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By Student Correspondent, Dot Mason
Professor Anthony Milner, Basham Professor of Asian History at ANU (1994-2013) and Dean of Asian Studies (1996-2005), was awarded the prestigious Merdeka Award in Malaysia last week.
Merdeka Award, a national initiative which aims “to promote thought leadership and innovation”, are presented annually and were initiated in 2007. So far 34 people have received the reward – in some years a non-Malaysian is chosen for an ‘Outstanding Contribution to the People of Malaysia’, and Professor Milner’s award was in this category. The Board of Trustees includes representatives from PETRONAS, ExxonMobil and Shell.
The prize was presented by the Sultan of Perak, Nazrin Muizzuddin Syah, Chair of the Board of Trustees and Chancellor of the University of Malaya.
Meaning “freedom” in Malay, the Merdeka Award celebrates the outstanding achievements of individuals or organisations in science, technology, education, environment, and community.
Professor Milner’s writings on Malaysia include Kerajaan: Malay Political Culture on the Eve of Colonial Rule (1982, 2016), Perceptions of the Haj (1984, with Virginia Hooker), The Invention of Politics in Colonial Malaya (1995, 2002), The Malays (2008, 2011) and Transforming Malaysia (2014, with Abdul Rahman Embong and Tham Siew Yean). Professor Shamsul A.B. of Universiti Kebangsaan, has described Milner’s Kerajaan (in a Foreword to the 2016 edition) as “a classic in Malaysian studies”, partly because Milner “found that the Western analytical lenses and data-collecting techniques were simply insufficient”.
Professor Milner spent two terms as a member of the Australian Government’s Australia Malaysia Institute and has worked closely with Malaysians through the Council for Security Cooperation in the Asia Pacific and a number of regional programs of Asialink (University of Melbourne). He has been External Examiner at a number of Malaysian universities, and his visiting appointments in Malaysia have included the Tun Hussein Onn Chair at the Institute of Strategic and International Studies of Malaysia and the Pok Rafeah Chair at Universiti Kebangsaan. Also, in 2002 he held the Raffles Visiting Chair of History at the National University of Singapore.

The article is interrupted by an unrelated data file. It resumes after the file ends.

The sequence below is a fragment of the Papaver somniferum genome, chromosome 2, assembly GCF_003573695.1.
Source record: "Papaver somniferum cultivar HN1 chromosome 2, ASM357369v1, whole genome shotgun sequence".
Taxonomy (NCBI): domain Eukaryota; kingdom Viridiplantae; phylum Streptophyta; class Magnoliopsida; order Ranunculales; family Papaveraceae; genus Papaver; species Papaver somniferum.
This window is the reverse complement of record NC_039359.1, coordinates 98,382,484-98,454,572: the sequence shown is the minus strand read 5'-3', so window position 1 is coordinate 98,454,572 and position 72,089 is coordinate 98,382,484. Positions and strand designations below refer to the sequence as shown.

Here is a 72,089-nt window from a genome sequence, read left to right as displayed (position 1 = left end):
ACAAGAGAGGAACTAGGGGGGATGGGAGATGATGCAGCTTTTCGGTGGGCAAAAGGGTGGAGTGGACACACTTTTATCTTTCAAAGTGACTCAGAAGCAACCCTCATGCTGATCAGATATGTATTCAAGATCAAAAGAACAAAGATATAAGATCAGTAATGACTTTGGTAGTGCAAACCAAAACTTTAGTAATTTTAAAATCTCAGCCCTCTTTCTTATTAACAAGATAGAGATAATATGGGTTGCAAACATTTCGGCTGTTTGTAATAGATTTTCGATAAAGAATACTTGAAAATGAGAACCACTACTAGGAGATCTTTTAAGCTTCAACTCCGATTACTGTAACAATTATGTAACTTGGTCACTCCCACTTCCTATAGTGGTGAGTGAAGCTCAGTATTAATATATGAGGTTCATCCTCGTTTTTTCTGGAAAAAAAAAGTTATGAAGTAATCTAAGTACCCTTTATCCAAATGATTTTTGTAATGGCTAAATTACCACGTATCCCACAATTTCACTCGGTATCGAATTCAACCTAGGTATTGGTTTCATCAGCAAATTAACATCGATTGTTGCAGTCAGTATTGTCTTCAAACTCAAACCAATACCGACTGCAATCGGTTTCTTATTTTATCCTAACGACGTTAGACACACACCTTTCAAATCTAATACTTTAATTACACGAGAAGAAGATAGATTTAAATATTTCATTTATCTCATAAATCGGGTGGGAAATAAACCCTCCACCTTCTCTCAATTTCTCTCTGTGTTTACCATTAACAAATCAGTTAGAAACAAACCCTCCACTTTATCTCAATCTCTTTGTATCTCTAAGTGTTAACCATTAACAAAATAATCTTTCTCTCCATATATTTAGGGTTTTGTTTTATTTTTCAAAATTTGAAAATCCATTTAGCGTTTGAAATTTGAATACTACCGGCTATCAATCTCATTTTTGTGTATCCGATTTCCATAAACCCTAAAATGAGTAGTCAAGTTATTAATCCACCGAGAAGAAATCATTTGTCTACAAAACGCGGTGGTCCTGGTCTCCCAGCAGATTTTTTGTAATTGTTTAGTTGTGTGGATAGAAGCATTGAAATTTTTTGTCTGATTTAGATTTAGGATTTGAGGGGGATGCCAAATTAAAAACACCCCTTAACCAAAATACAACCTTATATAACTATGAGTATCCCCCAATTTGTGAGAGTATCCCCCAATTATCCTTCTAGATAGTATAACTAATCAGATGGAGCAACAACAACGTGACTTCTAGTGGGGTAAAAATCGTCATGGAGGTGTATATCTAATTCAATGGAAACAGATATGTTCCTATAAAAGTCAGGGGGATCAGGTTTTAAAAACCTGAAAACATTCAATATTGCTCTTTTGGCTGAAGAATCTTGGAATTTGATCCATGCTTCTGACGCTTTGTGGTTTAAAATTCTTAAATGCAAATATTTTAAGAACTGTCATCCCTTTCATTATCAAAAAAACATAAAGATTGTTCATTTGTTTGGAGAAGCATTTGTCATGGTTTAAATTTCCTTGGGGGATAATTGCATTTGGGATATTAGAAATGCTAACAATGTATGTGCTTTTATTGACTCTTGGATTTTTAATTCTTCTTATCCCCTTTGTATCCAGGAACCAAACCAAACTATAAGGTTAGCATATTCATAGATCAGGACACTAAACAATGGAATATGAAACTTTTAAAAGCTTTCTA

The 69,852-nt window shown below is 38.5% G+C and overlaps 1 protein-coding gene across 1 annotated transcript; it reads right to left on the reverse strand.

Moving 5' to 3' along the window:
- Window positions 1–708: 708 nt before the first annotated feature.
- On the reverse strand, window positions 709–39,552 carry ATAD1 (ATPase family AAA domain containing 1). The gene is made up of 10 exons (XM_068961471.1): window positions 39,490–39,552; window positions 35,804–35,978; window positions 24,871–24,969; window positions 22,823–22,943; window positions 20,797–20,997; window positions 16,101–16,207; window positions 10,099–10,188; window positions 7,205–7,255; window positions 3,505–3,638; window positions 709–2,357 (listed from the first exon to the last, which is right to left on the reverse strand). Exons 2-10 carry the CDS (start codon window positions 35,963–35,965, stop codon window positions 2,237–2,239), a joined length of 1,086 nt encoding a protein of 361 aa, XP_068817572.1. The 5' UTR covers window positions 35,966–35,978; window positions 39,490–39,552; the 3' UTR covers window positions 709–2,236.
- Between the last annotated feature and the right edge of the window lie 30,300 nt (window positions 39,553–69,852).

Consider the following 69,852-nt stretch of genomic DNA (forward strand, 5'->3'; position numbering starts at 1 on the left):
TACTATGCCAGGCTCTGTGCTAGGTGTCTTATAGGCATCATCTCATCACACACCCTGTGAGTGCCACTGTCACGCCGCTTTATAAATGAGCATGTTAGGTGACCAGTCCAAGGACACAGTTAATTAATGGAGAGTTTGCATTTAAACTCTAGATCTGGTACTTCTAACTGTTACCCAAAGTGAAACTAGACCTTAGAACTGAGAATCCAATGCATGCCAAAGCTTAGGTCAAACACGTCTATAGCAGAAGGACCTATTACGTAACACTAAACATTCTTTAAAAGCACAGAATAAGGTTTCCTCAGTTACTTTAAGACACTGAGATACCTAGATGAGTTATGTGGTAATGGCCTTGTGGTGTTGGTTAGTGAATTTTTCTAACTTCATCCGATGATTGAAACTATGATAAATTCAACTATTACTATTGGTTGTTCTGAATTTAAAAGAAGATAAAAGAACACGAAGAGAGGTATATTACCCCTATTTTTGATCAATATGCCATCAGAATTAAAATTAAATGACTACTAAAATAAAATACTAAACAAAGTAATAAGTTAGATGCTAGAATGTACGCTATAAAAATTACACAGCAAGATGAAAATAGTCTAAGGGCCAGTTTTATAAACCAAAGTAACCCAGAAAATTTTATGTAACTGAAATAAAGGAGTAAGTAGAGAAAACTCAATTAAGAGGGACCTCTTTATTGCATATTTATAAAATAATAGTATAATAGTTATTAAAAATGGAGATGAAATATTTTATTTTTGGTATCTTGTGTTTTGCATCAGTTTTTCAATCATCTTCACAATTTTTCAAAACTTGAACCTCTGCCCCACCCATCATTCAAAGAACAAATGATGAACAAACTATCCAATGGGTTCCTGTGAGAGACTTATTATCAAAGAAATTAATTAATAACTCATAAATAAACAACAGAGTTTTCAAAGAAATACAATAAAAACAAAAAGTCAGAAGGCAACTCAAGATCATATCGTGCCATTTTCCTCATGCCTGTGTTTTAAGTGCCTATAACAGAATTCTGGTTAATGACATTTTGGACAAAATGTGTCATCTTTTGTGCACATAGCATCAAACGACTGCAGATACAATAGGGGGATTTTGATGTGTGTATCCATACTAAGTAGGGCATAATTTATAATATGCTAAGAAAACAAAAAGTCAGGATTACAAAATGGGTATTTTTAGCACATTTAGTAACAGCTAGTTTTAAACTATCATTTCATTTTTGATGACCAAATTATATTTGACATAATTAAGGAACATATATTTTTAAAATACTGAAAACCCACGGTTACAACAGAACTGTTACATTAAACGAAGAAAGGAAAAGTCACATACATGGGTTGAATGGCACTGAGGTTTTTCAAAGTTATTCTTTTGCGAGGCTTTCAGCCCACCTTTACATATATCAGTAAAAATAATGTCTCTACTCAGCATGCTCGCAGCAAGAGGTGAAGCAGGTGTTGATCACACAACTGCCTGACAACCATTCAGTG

“I am amazed as well as honoured to receive this Award,” said Professor Milner in his acceptance speech.
“I think Malaysia has done much more for me than I have contributed to Malaysia.”
Professor Milner’s interest in Malaysia began when he was a young student in the 1960s. Arriving for the first time on a small cargo vessel from Bangkok, he saw towns on the East Coast that appeared to have changed little since the days of the old Sultanates. He became committed to the view that historical knowledge was essential if Australians were to gain an understanding of the new states emerging in the region – and any appreciation of Malaysian perspectives had to commence with a study of that society in pre-British times.
As a PhD student at Cornell University (supervised by O.W.Wolters) Professor Milner wrote a thesis on the political culture of the old sultanates, and his later research focused on developments in the colonial and post-colonial periods – particularly the divisions and debate taking place in the Malay community. His Invention of Politics in Colonial Malaya was written in large part at the Institute for Advanced Study in Princeton, where he was working with Clifford Geertz. Professor Milner points out that ANU itself has been a great centre for the study of Malaysia – “look at the vast range of high-quality books on Malaysia written here” - and he has been grateful to work closely with other researchers at ANU, both senior academics and graduate students.
“I would like to think that my research and writing has helped to show that Malay and Malaysian history is not only about power struggle and commerce. There has also been a contest of ideas and a genuine degree of intellectual creativity,” says Professor Milner.
In his acceptance speech, Professor Milner emphasised the value of a strong Malaysian-Australian dialogue. He says important lessons can be learnt from studying both Malaysia’s historical experience and its current political dynamics.
“Today Malaysia continues to struggle with problems - some very serious - but the way they have been discussed deserves careful attention. Malaysia's multi-cultural challenge, for instance, is far larger than that facing Australia at present - and Australians may eventually benefit from learning about the Malaysian experience,” he says.
Professor Milner is currently Professorial Fellow in the Faculty of Arts at the University of Melbourne and a Visiting Professor at the University of Malaya, as well as Emeritus Professor at ANU.
Image: supplied by Merdeka Award.
This story was originally published on the ANU College of Asia and the Pacific website.